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I have:

CPU: 2 x Intel(R) Xeon(R) CPU E5-2650 v2 @ 2.60GHz (2600.06-MHz K8-class CPU)

128 GB RAM


session files stored in RAM

each session file is 1...10 kb

gc_maxlifetime = 1440

quantity of session files is: 21000 (100M RAM)

when I change gc_maxlifetime to = 3600 quantity of session files changes to: 55000 (250M RAM)

After it site start opening were slowly.

Site start working slowly only after changing gc_maxlifetime to = 3600. When gc_maxlifetime = 1440 all works perfectly.

So, it happens because of huge amount of session files.

Would should I do to make it work faster?

share|improve this question
It all depends on your application and the way it uses sessions. – Tero Kilkanen Mar 31 '14 at 9:15
How are you storing sessions? – Michael Hampton Mar 31 '14 at 11:33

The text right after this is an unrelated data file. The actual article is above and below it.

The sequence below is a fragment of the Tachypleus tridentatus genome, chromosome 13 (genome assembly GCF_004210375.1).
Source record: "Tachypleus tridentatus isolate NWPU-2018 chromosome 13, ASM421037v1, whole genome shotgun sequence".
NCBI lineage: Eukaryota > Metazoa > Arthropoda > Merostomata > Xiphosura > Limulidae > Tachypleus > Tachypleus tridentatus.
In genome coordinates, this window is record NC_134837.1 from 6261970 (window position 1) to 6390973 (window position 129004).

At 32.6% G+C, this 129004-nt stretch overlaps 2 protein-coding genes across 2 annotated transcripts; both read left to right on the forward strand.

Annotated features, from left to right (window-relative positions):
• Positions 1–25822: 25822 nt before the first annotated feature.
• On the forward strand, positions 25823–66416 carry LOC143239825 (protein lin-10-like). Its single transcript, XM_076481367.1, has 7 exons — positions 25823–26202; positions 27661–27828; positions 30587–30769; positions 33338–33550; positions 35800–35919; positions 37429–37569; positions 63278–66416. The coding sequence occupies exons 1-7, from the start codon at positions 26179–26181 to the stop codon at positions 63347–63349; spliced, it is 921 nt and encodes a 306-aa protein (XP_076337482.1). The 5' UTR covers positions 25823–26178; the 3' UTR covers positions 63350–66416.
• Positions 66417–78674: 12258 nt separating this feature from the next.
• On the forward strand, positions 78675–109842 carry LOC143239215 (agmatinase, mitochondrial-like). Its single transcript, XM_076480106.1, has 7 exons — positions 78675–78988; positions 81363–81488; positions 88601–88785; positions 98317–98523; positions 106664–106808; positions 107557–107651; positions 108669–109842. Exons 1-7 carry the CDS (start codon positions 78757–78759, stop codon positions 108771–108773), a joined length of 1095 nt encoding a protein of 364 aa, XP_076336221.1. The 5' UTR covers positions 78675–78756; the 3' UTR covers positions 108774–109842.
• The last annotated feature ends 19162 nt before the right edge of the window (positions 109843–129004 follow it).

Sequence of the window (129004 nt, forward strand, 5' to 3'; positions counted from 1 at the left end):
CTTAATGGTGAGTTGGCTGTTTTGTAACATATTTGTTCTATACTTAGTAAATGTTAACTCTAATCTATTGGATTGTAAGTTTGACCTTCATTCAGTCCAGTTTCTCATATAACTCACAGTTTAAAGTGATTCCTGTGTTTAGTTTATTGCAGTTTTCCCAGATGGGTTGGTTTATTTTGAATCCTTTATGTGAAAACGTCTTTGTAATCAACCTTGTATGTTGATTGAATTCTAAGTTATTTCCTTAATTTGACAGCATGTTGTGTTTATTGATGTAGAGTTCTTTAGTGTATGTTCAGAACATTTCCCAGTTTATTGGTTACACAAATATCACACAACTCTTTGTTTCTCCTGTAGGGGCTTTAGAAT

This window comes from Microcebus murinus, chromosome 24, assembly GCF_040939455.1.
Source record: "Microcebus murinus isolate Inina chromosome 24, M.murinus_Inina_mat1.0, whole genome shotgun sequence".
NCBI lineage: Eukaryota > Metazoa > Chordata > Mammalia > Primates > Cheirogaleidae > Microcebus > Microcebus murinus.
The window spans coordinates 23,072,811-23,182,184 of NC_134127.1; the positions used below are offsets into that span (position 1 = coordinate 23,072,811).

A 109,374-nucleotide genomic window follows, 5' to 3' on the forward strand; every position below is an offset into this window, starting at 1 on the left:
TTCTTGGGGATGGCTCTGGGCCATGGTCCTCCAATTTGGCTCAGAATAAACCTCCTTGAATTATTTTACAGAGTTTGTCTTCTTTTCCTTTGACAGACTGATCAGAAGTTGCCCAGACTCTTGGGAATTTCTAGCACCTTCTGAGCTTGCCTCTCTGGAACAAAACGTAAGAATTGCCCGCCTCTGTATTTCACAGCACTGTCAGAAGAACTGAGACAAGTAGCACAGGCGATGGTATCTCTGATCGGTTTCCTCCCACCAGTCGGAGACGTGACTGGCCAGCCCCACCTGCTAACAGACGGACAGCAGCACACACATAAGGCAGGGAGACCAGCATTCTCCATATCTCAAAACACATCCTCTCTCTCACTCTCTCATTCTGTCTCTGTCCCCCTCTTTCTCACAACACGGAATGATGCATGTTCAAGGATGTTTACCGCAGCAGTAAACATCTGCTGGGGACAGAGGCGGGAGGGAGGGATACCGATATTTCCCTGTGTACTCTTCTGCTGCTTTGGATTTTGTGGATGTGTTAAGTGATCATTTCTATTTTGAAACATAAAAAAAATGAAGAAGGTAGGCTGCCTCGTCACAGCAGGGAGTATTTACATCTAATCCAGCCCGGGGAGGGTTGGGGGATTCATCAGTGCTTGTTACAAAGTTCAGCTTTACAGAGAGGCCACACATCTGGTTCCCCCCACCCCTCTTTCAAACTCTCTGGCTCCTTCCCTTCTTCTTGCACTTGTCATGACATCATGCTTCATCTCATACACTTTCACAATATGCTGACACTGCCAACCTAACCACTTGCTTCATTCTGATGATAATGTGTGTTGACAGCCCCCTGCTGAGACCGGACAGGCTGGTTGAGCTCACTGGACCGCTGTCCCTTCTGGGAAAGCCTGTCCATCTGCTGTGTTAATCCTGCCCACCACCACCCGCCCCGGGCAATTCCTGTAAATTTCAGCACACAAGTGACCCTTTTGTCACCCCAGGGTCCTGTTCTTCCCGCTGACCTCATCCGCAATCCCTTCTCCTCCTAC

I storing sessions like: $_SESSION['chat_login']['login'] == 1 – TKVideoChat Mar 31 '14 at 13:20

Use smaller sessions. Don't store them in RAM. Buy more RAM. Or as you've already discovered, use a lower gc_maxlifetime.

However 100M is only a tiny fraction of the memory - which rather suggests something else is very badly configured and using up all the memory - have you got MySQL with a massive buffer pool?

share|improve this answer
I dont have a problem with RAM. I Have 67GB free RAM. I have problem with site speed when session files more then 30 000 – TKVideoChat Mar 31 '14 at 13:15
It might have been helpful if you had mentioned that. If you've got enough free memory then you've got a problem with indexing/space allocation for the sessins. But you didn't say what method you use for that. – symcbean Mar 31 '14 at 13:18
I storing sessions like: $_SESSION['chat_login']['login'] == 1 – TKVideoChat Mar 31 '14 at 13:22
Q: have you got MySQL with a massive buffer pool? A: innodb buffer pool size 47.684 GiB – TKVideoChat Mar 31 '14 at 13:25
No, that's not how you are storing the sessions. Please read the manual. – symcbean Mar 31 '14 at 14:00

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